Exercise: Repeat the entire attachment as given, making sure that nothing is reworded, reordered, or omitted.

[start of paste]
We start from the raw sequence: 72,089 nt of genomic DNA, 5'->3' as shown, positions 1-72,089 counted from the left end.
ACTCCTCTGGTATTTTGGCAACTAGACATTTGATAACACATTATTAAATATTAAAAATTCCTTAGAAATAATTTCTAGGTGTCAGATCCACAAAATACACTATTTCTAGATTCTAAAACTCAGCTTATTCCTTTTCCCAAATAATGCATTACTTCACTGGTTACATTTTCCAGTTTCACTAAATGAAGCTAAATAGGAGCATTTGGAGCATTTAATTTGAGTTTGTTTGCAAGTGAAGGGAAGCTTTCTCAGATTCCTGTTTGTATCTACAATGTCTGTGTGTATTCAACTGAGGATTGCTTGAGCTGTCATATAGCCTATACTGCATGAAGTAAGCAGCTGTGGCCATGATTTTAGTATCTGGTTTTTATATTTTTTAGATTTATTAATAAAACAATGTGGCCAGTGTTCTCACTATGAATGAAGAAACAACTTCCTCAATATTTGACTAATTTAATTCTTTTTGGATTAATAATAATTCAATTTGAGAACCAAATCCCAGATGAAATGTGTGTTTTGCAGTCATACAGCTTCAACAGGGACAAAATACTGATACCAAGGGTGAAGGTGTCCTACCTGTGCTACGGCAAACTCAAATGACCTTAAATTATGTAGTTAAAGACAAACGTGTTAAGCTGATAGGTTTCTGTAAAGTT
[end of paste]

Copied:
We start from the raw sequence: 72,089 nt of genomic DNA, 5'->3' as shown, positions 1-72,089 counted from the left end.
ACTCCTCTGGTATTTTGGCAACTAGACATTTGATAACACATTATTAAATATTAAAAATTCCTTAGAAATAATTTCTAGGTGTCAGATCCACAAAATACACTATTTCTAGATTCTAAAACTCAGCTTATTCCTTTTCCCAAATAATGCATTACTTCACTGGTTACATTTTCCAGTTTCACTAAATGAAGCTAAATAGGAGCATTTGGAGCATTTAATTTGAGTTTGTTTGCAAGTGAAGGGAAGCTTTCTCAGATTCCTGTTTGTATCTACAATGTCTGTGTGTATTCAACTGAGGATTGCTTGAGCTGTCATATAGCCTATACTGCATGAAGTAAGCAGCTGTGGCCATGATTTTAGTATCTGGTTTTTATATTTTTTAGATTTATTAATAAAACAATGTGGCCAGTGTTCTCACTATGAATGAAGAAACAACTTCCTCAATATTTGACTAATTTAATTCTTTTTGGATTAATAATAATTCAATTTGAGAACCAAATCCCAGATGAAATGTGTGTTTTGCAGTCATACAGCTTCAACAGGGACAAAATACTGATACCAAGGGTGAAGGTGTCCTACCTGTGCTACGGCAAACTCAAATGACCTTAAATTATGTAGTTAAAGACAAACGTGTTAAGCTGATAGGTTTCTGTAAAGTT